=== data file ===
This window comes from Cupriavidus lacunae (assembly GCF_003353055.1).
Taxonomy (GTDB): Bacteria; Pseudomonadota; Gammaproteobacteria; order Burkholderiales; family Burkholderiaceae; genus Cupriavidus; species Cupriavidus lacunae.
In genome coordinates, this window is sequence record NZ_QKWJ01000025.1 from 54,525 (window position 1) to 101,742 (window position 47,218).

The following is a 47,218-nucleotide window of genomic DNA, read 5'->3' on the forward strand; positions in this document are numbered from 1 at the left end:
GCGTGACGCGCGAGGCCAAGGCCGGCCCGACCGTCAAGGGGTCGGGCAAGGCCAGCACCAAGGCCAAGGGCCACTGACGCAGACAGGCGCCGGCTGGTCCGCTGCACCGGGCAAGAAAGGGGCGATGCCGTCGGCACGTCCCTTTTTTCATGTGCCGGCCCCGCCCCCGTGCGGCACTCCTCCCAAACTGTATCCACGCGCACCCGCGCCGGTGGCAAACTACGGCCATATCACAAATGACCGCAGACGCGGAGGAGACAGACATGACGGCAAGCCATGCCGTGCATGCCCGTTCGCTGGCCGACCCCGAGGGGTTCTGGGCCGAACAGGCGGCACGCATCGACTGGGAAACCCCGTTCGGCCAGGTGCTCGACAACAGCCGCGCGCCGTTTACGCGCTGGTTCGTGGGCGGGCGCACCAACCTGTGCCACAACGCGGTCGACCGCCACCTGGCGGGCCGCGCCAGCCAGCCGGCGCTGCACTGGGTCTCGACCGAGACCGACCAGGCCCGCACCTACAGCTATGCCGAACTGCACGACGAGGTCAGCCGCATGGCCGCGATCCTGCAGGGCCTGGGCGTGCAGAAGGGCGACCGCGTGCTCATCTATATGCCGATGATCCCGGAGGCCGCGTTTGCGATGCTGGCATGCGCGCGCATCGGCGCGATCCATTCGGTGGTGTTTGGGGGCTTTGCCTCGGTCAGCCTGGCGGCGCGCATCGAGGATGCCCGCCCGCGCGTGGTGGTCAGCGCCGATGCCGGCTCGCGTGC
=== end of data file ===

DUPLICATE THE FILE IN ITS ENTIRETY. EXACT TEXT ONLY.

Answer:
This window comes from Cupriavidus lacunae (assembly GCF_003353055.1).
Taxonomy (GTDB): Bacteria; Pseudomonadota; Gammaproteobacteria; order Burkholderiales; family Burkholderiaceae; genus Cupriavidus; species Cupriavidus lacunae.
In genome coordinates, this window is sequence record NZ_QKWJ01000025.1 from 54,525 (window position 1) to 101,742 (window position 47,218).

The following is a 47,218-nucleotide window of genomic DNA, read 5'->3' on the forward strand; positions in this document are numbered from 1 at the left end:
GCGTGACGCGCGAGGCCAAGGCCGGCCCGACCGTCAAGGGGTCGGGCAAGGCCAGCACCAAGGCCAAGGGCCACTGACGCAGACAGGCGCCGGCTGGTCCGCTGCACCGGGCAAGAAAGGGGCGATGCCGTCGGCACGTCCCTTTTTTCATGTGCCGGCCCCGCCCCCGTGCGGCACTCCTCCCAAACTGTATCCACGCGCACCCGCGCCGGTGGCAAACTACGGCCATATCACAAATGACCGCAGACGCGGAGGAGACAGACATGACGGCAAGCCATGCCGTGCATGCCCGTTCGCTGGCCGACCCCGAGGGGTTCTGGGCCGAACAGGCGGCACGCATCGACTGGGAAACCCCGTTCGGCCAGGTGCTCGACAACAGCCGCGCGCCGTTTACGCGCTGGTTCGTGGGCGGGCGCACCAACCTGTGCCACAACGCGGTCGACCGCCACCTGGCGGGCCGCGCCAGCCAGCCGGCGCTGCACTGGGTCTCGACCGAGACCGACCAGGCCCGCACCTACAGCTATGCCGAACTGCACGACGAGGTCAGCCGCATGGCCGCGATCCTGCAGGGCCTGGGCGTGCAGAAGGGCGACCGCGTGCTCATCTATATGCCGATGATCCCGGAGGCCGCGTTTGCGATGCTGGCATGCGCGCGCATCGGCGCGATCCATTCGGTGGTGTTTGGGGGCTTTGCCTCGGTCAGCCTGGCGGCGCGCATCGAGGATGCCCGCCCGCGCGTGGTGGTCAGCGCCGATGCCGGCTCGCGTGC